The Toronto Star has published an in-depth report detailing the American Legislative Exchange Council's (ALEC's) "plans to undo environmental legislation," specifically how it "works with lobbyists and legislators to derail climate change policies."
The report, by the Star's environmental report Mike De Souza, refers to internal documents from ALEC's annual meeting July 30 through August 1 in Dallas that were leaked to the Center for Media and Democracy/Progressive Inc. (CMD). The documents show that, at several session of the meeting, sponsors cast doubt on the overwhelming scientific evidence of climate change. At others, attendees put forward "model" bills to allow fossil fuel companies more free rein while hampering the development of alternative forms of energy.
Documents Reveal CFACT Directing Legislators to Deny Climate Change
One workshop mentioned by the Star report "had the goal of teaching politicians 'how to think and talk about climate and energy issues' and provided them with guidance for fighting environmental policies and regulations." This workshop, sponsored and led by the Committee For A Constructive Tomorrow (CFACT) -- a libertarian policy and lobbying group that advocates against environmental regulation -- gave legislators detailed talking points denying climate change, supporting fracking on public lands, and pushing to end renewable energy standards, among other things.
Documents Reveal Heartland Discouraging Renewable Energy Development
Another ALEC session "featured several proposals to discourage development of renewable energy, to stop new American rules to reduce pollution from coal power plants, as well as a 'model resolution' in support of Keystone XL, which is seeking approval from the Obama administration," according to the Star. "According to a conference agenda, obtained by the Center for Media and Democracy, this presentation was given by Joseph Bast, president of the Heartland Institute, a Chicago-based conservative think tank.... Slides from the presentation show that it also challenged established scientific evidence on climate change, while proposing to dismantle the U.S. Environmental Protection Agency."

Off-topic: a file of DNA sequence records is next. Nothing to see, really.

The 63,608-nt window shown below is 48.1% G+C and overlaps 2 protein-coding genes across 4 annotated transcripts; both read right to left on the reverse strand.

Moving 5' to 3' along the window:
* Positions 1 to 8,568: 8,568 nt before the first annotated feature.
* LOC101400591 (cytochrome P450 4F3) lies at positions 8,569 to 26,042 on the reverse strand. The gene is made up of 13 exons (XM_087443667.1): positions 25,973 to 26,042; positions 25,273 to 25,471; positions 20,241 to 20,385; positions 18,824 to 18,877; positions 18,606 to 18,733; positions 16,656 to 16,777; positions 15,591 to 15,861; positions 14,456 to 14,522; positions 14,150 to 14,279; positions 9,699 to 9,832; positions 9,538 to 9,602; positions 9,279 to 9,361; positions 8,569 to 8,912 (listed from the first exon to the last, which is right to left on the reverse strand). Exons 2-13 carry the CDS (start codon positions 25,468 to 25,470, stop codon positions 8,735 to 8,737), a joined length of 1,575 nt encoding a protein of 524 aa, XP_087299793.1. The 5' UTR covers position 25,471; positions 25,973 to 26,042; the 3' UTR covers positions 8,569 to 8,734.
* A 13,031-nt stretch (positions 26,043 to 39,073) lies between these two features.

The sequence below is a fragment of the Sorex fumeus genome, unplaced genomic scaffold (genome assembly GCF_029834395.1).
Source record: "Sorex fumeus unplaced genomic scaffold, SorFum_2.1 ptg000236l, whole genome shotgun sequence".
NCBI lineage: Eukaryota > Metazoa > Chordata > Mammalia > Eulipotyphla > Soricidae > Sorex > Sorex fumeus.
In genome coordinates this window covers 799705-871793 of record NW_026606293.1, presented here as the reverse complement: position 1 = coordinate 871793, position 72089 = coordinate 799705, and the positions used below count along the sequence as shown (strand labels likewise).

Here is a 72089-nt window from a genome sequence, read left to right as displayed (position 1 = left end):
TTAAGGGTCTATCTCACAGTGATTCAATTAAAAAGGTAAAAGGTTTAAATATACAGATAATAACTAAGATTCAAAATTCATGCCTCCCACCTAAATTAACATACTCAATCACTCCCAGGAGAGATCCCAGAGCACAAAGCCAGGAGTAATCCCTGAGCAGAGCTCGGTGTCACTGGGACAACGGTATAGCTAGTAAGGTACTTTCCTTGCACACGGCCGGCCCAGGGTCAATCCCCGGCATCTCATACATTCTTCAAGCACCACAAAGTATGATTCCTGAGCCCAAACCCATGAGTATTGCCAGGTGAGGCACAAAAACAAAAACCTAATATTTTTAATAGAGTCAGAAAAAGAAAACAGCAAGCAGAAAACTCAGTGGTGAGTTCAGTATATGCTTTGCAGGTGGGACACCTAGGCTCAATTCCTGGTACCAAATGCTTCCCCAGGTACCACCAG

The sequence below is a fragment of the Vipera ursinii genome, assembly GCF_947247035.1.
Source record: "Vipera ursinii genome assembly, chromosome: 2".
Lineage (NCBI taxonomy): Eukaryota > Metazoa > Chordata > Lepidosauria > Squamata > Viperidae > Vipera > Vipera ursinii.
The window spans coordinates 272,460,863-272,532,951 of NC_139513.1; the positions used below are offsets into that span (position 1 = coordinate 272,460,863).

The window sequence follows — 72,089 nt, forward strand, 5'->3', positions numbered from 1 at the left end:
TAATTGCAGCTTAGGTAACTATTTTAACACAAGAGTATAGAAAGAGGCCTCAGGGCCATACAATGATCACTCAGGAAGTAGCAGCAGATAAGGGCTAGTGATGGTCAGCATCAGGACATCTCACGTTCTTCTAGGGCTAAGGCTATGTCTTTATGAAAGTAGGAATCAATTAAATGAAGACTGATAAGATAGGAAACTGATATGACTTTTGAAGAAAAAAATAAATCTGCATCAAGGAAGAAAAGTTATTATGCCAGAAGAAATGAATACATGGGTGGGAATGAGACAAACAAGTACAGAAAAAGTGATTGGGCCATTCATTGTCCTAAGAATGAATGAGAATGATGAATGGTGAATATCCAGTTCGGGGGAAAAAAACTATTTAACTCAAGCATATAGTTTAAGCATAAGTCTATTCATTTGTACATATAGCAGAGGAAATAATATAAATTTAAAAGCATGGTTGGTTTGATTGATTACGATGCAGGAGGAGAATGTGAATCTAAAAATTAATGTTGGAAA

You can see Bast's presentation, which was obtained by CMD, here.
Exxon and Energy Companies Funding ALEC
State elected officials go to ALEC conferences, but ALEC does not make public the full list of attendees that legislators meet with there, nor who funds the meetings. A large number of multinational corporations send lobbyists to the meetings, however, as CMD's research has shown.
ALEC did confirm that energy companies Chevron, Devon, Exxon Mobil, and TransCanada were among those who funded the annual meeting. But a TransCanada spokesperson tried to distance the company from some of ALEC's policies:
"Alberta-based TransCanada, which sponsored an 'Ice Cream Social' event at the ALEC meetings in each of the past two years, downplayed its role.
"'I cannot honestly speak to whether or not someone who was a consultant for our company was at the event -- because we are not their only client -- but no one was directed to be at this event to present views on behalf of TransCanada,' said TransCanada spokesman Shawn Howard. 'I can't be any clearer than that.'
"Howard, who said the company's contributions to ALEC weren’t considered to be charitable donations, said the sponsorship doesn't mean TransCanada agrees with the organization's policies."
A spokesman for ExxonMobil, which is a member of ALEC's "Private Enterprise Advisory Council," claimed that the company wasn't an ALEC member:
"A spokesman for ExxonMobil told the Star the company didn't want to comment about its sponsorship of ALEC, saying that it wasn't a member of the organization. ALEC's website lists representatives from 17 organizations on its 'private enterprise advisory council' including ExxonMobil, AT&T, Pfizer, as well as Peabody Energy, the largest private-sector coal company in the world.
"ALEC declined to explain the role of this 'advisory council.'"
The claim that Exxon is not an ALEC member is a particularly odd, since Exxon has been a stalwart ALEC defender, and ALEC updated its corporate advisory council list just two weeks before the annual meeting, sponsored by Exxon. Exxon has given ALEC at least $1.6 million between 1998 and 2012, according to Greenpeace's ExxonSecrets project.
ALEC "Big Reason" U.S. "Far Behind" in Tackling Climate Change
ALEC's PR firm, Edelman -- the biggest in the world -- recently pledged that it does not "accept clients that seek to deny climate change." But Edelman CEO Richard Edelman has refused to answer whether or not the firm still works for ALEC, which is working hard to block any action at the federal or state level to address the problem, as CMD has reported.
CMD director of research Nick Surgey told the Star, "ALEC is a big reason the U.S. is so far behind in taking significant action to tackle climate change.... For more than forty years, ALEC has helped lobbyists from some of the biggest polluters on the planet meet privately with U.S. lawmakers to discuss and model legislation."